Among Thalia, Melissa, and myself, we decided to observe All Hallows Eve with our own party; in costume, of course. Melissa considered whether or not she should do her same-old, same-old costume as a witch. I suggested she pose as Lady Godiva, and she told me to behave myself.
Melissa is dressed as a witch and I as a sorcerer. Thalia has chosen to be an imp. I think the pointy rubber ears become her.
Our party table is replete with three bowls of sweets that I allowed Thalia to pick out at the grocery. One bowl is full of Lion Chocolate Bars and Lion White Bars. (Thalia could not decide which she likes better.) The second bowl is of Walkers Nonsuch Salted Caramel Toffees, and the third of Taveners’ Jelly Babies. Melissa brought brownies with white chocolate chunks, and I baked a pumpkin pie dusted with icing sugar. We have to run back and forth from the study to the refrigerator in the kitchen to make the pie à la mode. Instead of apple cider there is Cidona (the fizzy, non-alcoholic one) at Thalia’s request. For those of us who prefer a drier sort of drink, a bottle of Renegade London Syrah graces the table. A sip of the syrah sends Thalia’s face into sour mode and she returns to her apple soda.
The climax of our little party is Melissa’s reading from Grimm: Godfather Death.
A poor man, on the birth of his thirteenth child, a boy, is looking for a godfather. He refuses both God and the Devil, who offer their services, and chooses Death, because he treats the rich and the poor alike. When the boy is of age, Death teaches him how to cure people with an herb. Death also tells him, if he sees Death standing at the head of the bed, the cure will work. If Death stands at the foot of the bed, the cure will not work.
Armed with this knowledge, the godson becomes a great and wealthy physician. However, when the godson is summoned to cure the king, he sees Death at the foot of the bed. Instead of allowing Death to take the king, the physician turns the king around on his bed so that Death is standing at the king’s head.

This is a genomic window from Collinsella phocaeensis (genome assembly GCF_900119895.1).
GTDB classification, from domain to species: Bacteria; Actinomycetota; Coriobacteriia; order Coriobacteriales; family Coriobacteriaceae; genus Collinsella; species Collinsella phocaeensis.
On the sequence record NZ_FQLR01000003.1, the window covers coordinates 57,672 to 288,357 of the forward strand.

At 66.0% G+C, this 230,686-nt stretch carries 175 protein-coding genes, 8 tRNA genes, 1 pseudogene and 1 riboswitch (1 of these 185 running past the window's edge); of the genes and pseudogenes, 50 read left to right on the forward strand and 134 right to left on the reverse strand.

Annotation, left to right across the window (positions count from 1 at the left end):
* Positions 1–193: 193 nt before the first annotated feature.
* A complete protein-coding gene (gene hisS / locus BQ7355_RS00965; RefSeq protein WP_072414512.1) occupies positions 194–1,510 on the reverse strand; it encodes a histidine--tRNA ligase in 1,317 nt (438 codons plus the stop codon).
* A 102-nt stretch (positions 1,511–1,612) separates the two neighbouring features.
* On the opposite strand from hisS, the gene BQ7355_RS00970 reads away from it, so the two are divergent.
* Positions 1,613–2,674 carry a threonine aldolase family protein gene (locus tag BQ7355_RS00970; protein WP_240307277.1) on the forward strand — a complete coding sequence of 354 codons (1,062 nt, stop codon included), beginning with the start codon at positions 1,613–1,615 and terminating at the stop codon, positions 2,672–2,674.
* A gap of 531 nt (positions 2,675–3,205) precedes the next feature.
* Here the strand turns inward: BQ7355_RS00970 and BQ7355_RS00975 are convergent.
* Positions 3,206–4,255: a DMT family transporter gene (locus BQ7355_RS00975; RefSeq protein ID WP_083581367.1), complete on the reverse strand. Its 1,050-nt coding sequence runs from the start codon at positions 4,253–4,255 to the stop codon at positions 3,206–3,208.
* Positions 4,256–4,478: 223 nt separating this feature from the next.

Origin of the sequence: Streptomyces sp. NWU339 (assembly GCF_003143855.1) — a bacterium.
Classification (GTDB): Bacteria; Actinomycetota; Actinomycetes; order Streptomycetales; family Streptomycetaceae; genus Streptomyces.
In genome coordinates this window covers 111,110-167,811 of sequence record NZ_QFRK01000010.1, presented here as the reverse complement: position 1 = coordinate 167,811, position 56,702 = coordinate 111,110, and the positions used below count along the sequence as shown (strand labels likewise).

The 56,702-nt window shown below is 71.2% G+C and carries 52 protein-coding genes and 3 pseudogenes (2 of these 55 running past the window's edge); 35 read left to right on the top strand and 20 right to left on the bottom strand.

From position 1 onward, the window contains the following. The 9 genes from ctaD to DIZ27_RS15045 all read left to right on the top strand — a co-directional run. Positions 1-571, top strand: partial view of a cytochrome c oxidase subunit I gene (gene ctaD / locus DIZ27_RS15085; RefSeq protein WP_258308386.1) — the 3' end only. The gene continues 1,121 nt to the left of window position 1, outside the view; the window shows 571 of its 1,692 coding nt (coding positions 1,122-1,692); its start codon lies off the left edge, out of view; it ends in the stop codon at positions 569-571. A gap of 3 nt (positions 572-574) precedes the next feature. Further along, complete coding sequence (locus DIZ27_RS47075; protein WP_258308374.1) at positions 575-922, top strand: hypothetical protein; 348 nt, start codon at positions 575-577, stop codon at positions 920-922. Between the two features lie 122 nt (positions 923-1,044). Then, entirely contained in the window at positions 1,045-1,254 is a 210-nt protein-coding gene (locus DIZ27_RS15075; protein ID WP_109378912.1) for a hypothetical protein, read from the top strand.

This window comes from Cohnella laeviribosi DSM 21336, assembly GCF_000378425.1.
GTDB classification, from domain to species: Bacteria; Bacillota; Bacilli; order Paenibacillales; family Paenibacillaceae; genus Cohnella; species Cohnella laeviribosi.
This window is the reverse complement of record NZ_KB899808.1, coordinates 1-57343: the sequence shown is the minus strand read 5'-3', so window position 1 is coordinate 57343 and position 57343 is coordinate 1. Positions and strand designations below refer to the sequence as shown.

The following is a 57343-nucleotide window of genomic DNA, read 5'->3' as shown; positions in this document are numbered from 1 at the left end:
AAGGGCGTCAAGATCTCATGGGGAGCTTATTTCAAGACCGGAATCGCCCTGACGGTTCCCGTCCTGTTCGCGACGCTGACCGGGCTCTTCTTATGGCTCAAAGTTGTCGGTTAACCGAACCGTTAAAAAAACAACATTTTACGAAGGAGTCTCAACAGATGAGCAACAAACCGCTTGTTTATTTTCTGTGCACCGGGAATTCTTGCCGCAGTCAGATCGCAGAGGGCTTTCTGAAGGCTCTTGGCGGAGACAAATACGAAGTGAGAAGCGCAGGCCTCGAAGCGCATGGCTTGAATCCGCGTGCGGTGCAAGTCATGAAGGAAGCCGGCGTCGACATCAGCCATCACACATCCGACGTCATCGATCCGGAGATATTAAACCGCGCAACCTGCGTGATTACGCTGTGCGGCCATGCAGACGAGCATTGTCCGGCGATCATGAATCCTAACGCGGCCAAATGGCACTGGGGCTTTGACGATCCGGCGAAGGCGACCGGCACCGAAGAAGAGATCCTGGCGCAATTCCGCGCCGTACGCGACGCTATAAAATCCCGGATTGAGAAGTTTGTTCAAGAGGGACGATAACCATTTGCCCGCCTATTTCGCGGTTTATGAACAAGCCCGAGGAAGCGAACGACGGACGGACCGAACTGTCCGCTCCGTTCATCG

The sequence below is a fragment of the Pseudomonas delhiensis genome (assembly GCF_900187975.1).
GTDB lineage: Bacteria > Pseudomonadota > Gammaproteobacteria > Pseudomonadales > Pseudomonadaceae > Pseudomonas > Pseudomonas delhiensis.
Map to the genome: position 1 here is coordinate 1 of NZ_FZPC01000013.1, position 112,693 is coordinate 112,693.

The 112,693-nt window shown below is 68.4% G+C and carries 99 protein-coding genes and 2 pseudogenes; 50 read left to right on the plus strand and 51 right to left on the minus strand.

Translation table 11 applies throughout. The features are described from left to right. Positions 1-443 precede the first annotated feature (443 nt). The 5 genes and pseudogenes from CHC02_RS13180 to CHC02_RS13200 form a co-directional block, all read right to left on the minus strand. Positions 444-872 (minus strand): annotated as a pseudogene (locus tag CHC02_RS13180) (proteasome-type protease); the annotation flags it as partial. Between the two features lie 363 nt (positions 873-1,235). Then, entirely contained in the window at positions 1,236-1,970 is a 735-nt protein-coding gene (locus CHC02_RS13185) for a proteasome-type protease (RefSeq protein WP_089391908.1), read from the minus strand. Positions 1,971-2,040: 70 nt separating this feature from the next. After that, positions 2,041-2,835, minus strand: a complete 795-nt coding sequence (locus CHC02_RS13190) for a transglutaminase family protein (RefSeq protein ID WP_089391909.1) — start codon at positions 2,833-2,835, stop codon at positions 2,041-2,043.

Death allows his godson to get away with that trick once, but when the physician tries the same trick again to save the princess, who’s cure promises her marriage and the kingship to the physician, Godfather Death has had enough. He whisks his godson down into the underworld.
There, in a cave, are thousands of burning candles, one candle for every living person. Death points out the physician’s candle, a short stub with a flickering flame. The godson pleads with Death to extend his life with another candle so that he may marry the princess and become a king. Death, feigning to do so, actually snuffs out the candle, and the godson falls down dead.
Thalia, a half-eaten Lion Bar in hand, contemplates the image.
Fairy Tale of the Month: October 2020 Godfather Death – Part Two
“Candles indeed,” says Melissa, as her hand hovers over the three sweets bowls in turn, then dives in for a toffee. “It brings to my mind the Catholics’ blessed candles.”
“Or the Jewish yahrzeit candles,” I reply, considering a handful of Taveners’.
“There is a difference.” Melissa knits her brow under her witch’s hat. “The blessed candles are lit when it is thought that a person is dying. I believe the yahrzeit is a memorial candle.”
“Yes,” I say, “lit in honor of someone on the anniversary of their death.”
“If I recall correctly,” Melissa takes a sip of her wine, “in both cases, the candles should be made of beeswax; at least the Catholics are pretty insistent that it be no less than 51 percent beeswax.”
While we talk, Thalia jumps up, turns off the overhead light and table lamps, and returns to where we are sitting with a single lit candle.
“Atmosphere,” Thalia grins.
“Good thought,” agrees Melissa. “But really, I think the candles in our story are corpse-candles.”
Thalia’s eyes widen. “What are corspe-candles?”
“Supposedly,” Melissa’s eyebrows arch, “the souls of the dead may appear as flickering flames floating above their graves. Or worse, they float about the marshlands at night to lure lost travelers from the path into treacherous bogs.
“A number of the tales are about a man, usually a blacksmith, who is nasty and a trickster. He is clever enough to even trick the Devil, who has come for him, into letting him live longer. The blacksmith manages to trick the Devil more than once.
“But, eventually, the blacksmith must die. When he does, he has been too bad to go to heaven, and the Devil won’t let him into hell. The Devil’s only concession is to give the blacksmith an ember, telling him to go make his own hell.